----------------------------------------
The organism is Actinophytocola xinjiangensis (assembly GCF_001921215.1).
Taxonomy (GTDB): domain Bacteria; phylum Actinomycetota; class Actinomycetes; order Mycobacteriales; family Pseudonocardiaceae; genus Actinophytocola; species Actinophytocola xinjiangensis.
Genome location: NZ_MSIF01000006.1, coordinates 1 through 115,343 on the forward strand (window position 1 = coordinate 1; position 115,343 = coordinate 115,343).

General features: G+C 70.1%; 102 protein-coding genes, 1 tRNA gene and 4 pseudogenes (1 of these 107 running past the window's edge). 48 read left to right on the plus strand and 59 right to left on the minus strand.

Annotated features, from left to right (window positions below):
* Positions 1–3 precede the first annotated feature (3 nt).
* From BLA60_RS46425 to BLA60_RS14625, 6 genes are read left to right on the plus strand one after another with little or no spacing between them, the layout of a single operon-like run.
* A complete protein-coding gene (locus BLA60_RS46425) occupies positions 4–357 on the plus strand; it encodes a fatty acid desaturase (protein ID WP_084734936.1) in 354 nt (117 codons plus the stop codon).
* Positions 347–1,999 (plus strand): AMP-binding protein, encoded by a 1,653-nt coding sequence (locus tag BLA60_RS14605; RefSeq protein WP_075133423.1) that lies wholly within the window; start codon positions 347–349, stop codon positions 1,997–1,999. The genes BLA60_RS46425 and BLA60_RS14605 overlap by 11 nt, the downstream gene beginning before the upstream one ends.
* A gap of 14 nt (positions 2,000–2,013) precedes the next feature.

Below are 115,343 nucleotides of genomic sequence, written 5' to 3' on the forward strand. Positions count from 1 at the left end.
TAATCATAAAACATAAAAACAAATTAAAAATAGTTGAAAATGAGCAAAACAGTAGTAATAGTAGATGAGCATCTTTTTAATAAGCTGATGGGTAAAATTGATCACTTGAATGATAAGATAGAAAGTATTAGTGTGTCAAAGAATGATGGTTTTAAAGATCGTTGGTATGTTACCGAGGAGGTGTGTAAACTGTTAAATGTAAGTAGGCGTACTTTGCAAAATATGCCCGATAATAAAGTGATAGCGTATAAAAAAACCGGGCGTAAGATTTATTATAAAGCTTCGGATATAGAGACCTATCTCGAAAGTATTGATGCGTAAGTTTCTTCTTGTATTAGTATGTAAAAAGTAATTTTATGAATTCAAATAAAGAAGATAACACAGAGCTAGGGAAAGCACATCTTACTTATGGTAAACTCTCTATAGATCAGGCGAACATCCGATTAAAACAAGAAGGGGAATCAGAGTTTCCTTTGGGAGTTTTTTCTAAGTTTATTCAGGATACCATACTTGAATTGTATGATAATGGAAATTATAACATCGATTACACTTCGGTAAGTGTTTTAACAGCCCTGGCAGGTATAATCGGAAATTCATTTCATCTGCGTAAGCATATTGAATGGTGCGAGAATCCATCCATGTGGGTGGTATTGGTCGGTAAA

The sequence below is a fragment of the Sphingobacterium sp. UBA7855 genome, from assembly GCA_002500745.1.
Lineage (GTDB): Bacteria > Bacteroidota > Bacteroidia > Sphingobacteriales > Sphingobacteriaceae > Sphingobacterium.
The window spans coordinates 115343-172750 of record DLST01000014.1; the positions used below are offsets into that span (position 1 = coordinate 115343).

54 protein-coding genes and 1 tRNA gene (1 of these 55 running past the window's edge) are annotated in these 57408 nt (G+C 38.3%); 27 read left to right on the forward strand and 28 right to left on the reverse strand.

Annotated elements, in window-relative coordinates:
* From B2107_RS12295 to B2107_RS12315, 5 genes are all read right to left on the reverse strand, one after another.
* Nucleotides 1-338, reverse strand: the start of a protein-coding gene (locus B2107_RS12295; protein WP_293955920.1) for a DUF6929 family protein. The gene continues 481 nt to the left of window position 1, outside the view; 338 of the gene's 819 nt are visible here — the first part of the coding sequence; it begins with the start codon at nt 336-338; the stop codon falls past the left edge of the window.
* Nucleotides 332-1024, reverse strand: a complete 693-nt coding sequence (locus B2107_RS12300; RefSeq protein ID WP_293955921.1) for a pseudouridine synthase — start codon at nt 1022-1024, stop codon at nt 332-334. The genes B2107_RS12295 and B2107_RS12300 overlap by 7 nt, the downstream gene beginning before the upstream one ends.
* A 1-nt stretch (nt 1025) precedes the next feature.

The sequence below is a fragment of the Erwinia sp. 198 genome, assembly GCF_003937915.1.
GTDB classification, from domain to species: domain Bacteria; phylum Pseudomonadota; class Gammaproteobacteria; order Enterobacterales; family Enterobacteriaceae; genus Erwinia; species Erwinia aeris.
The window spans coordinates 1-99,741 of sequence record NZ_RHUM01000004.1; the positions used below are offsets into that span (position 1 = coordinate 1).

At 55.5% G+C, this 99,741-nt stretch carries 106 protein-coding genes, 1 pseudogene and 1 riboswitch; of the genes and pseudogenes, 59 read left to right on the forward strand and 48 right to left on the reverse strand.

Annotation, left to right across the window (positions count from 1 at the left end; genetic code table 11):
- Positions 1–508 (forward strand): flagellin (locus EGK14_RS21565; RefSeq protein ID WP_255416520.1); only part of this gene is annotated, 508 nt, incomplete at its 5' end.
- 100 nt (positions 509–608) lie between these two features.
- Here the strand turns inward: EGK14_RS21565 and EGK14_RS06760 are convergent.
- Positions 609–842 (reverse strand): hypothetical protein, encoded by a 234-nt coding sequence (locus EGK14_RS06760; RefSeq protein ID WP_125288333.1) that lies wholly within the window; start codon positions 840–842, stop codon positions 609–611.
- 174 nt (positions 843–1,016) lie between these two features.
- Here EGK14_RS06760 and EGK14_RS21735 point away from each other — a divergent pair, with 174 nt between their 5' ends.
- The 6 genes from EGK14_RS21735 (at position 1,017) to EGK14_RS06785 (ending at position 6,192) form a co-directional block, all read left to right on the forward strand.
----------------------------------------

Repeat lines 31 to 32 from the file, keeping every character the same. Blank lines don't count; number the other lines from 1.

- 174 nt (positions 843–1,016) lie between these two features.
- Here EGK14_RS06760 and EGK14_RS21735 point away from each other — a divergent pair, with 174 nt between their 5' ends.